tion. Johnson was a Republican, and
the Cleveland men in the town met him
half way. with alacrity, in backing their
political opinions. From all over Cen
tral New York come reports of a pleas
ant-mannered stranger, whose overtures
are met by confident Democrats, all
ignorant or heedless of the fact that the
laws of New York disqualify from vot
ing persons who bet on elections, or who
are directly or indirectly interested in
A Brass Band Campaign.
New York, Oct. 16.—Several membera
af the Repulican national committee,
gathered in a closely guarded room, in
the Filth avenue hotel, and conferred
several houra today. The membera of
the national committee impressed on
the local chairman tbe importance of
carrying the state. It ia said a statement
showing an increase of 100 per cent in
tbe registration of the Republican cities
of the etate will be isaued soon. The
state committee has announced that a
brass band campaign will begin this
Gresham Is Non-Committal.
Port Townsend, Wash., Oct, 16.—
fudge W. H. Calkins, formerly of Indi
ana, has received a letter from Judge
Walter Q Greaham, gaying the state
mentst hatbe would vote the Democratic
ticket and take the stump against Har
risou are wholly without his authority.
He says: "The statements are unauthor
ized and purely gratuitous."
Garment Workers in Politics.
New York, Oct. 16 —The garment
workers of the Central Lab ir union
threaten to throw their influence against
the Democratic ticket, because Governor
Flower refused to pardon Master Worker
Hughes, who waa convicted for extor
tion. The clothing cutters represent
A Political Surprise.
New Yohk, o\:t. 16.—Oue of the polit
ical surprises of tbe day ia the reported
announcement of Richard Oroker that
he would not be the nominee for con
(jrcfß in the twelfth diatrict, but that
the nominee would be Gen. Daniel E.
A Painful Death.
San Diego, Oct. 16 —Thomas Weller,
a deputy constable of thia city, who was
so severely injured by falling under an
electric car when trying to board it,
died thia morning. He waa almost die
ouxboweled, but lived 17 hours.
A HAD DOG
Creates a Panic in Philadelphia—Many
Philadelphia, Oct. 16.—When Cheat
nut street waa crowded this evening, a
small dog ran up the thoroughfare,
snapping and snarling at every
body. The terrorizing cry of "mad
dog!" was quickly raised, and people
ran in all directiona. A little Russian
newspaper girl was not quick enough,
and waa bitten in tbe leg. At tbe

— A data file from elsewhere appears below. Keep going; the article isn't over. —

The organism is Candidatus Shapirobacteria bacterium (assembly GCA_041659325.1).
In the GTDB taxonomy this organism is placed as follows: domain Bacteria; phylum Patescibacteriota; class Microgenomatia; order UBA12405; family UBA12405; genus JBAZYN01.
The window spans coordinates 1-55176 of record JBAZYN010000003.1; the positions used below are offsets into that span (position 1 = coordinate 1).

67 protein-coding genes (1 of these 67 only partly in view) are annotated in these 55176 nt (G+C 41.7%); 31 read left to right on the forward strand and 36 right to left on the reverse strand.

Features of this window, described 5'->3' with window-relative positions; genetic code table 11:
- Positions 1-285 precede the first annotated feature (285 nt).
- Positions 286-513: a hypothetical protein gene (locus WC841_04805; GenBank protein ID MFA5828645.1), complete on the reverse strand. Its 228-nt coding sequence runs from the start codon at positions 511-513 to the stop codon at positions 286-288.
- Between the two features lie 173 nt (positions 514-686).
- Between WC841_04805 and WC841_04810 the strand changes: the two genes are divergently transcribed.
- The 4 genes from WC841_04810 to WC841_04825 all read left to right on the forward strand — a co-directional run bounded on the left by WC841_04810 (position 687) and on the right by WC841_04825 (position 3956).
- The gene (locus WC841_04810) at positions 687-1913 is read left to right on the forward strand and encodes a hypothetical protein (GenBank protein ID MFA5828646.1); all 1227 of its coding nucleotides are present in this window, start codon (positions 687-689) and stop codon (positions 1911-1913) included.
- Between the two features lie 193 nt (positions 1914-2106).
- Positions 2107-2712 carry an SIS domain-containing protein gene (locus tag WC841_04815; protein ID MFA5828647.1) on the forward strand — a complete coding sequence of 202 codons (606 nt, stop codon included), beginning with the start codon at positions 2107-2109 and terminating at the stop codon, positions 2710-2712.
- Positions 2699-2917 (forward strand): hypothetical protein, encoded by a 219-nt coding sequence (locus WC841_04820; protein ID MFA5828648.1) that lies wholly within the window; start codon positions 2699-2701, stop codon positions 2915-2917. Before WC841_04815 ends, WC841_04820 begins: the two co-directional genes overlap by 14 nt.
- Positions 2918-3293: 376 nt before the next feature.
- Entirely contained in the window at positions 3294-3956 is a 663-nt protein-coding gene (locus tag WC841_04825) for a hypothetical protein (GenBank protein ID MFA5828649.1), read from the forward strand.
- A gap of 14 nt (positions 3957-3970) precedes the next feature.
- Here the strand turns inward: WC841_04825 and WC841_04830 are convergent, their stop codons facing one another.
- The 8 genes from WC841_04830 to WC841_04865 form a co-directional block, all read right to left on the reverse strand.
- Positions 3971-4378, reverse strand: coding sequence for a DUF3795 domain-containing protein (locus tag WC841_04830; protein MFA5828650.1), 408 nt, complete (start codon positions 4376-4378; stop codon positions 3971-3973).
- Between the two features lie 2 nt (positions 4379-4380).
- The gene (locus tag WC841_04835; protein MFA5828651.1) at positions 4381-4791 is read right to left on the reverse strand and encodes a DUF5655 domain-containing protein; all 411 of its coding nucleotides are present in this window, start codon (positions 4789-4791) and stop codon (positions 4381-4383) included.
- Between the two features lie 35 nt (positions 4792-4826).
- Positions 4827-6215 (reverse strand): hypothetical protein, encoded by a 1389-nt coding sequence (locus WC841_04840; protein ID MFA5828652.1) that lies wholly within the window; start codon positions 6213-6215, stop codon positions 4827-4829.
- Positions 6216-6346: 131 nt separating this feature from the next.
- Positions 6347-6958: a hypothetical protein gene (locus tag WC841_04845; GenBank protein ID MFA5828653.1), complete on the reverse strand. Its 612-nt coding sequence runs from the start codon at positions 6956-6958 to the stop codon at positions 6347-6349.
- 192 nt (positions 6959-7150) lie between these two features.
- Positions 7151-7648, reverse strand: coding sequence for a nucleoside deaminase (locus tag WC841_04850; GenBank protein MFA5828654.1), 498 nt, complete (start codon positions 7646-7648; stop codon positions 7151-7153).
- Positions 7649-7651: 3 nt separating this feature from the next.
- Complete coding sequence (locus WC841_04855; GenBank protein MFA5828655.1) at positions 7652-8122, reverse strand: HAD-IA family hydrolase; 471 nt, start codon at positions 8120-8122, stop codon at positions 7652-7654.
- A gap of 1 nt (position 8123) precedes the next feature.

corner of Eighth street a crowd of
sports were standing and, the dog
bit nearly a dozen men before
they escaped. Further up the street it
bit five others. At Ninth street a police
man killed the animal with hia club.
All the victims rushed to doctors to
have their wounds cauterized.
Salvationists Do Battle With a Mob of
Wyandotte. Mich., Oct. 16.—For a
long time there has been ill feeling be
tween tbe tough element and
Salvationists of this place. It cul
minated this evening during
an army parade, some one felling Lieu
tenant Lowe to the ground with a
brick. A general free fight enaued.
Five persona were seriously injured,
one of them fatally, the victim
being Carrie Lowe, a Salvationist lieu
tenant. Two other Salvationists were
injured, and twobystandera were struck
with flying missiles. No arrests were
A Waterspout in Texas.
San Antonio, Tex., Oct. 16.—News
haa reached here that a terrific water
spout occurred yesterday in Neura
county, submerging a large extent of
territory to the depth of two feet. The
rainfall for several miles arcund was the
heaviest ever known in the section.
Once lost, it ia difficult to restore the
hair. Therefore be warned in time,
lest yon become bald. Skookum root
hair grower stope falling hair. Sold by
Washington, Oct. 16.—The schooner
Eldridge Sothern, with a cargo of
asphalt from Trinidad, ia reported a
month overdue. The bark Lapland, irom
tbe came port, and with a like cargo, ia
two weeks overdue.
Your fall suit should be made by Getz.
Fine tailoring, best fitter, large stock.
112 West Third street.
A HIGH-PRICED HUSBAND.
The Bad Bargain of a Rich
She Gave an Englishman $100,
--000 to Marry Her.
The Rogue Then Tried to Secure the
Rest of Her Boodle.
His Arrest aud Detention In New York
City Followed—lie Will Be Extra
dited and Returned to
By the Associated Prens.]
New York, Oct. 16.—Charles A.
White, who claims to be a representa
tive of the London Illustrated News, is
at police headquarters, charged with
grand larceny by his wife, who waß
who was formerly Mre. Nagle, daughter
of a wealthy merchant of Cheyenne,
According to White's story of the af
fair, he met Mrs. Nagle at Hot Springs,
Ark., in the summer of 1891, and they
became interested in each other.
He finally made the woman
what he termed a "business
proposition," and offered to marry her
for $100,000. He went to Europe, and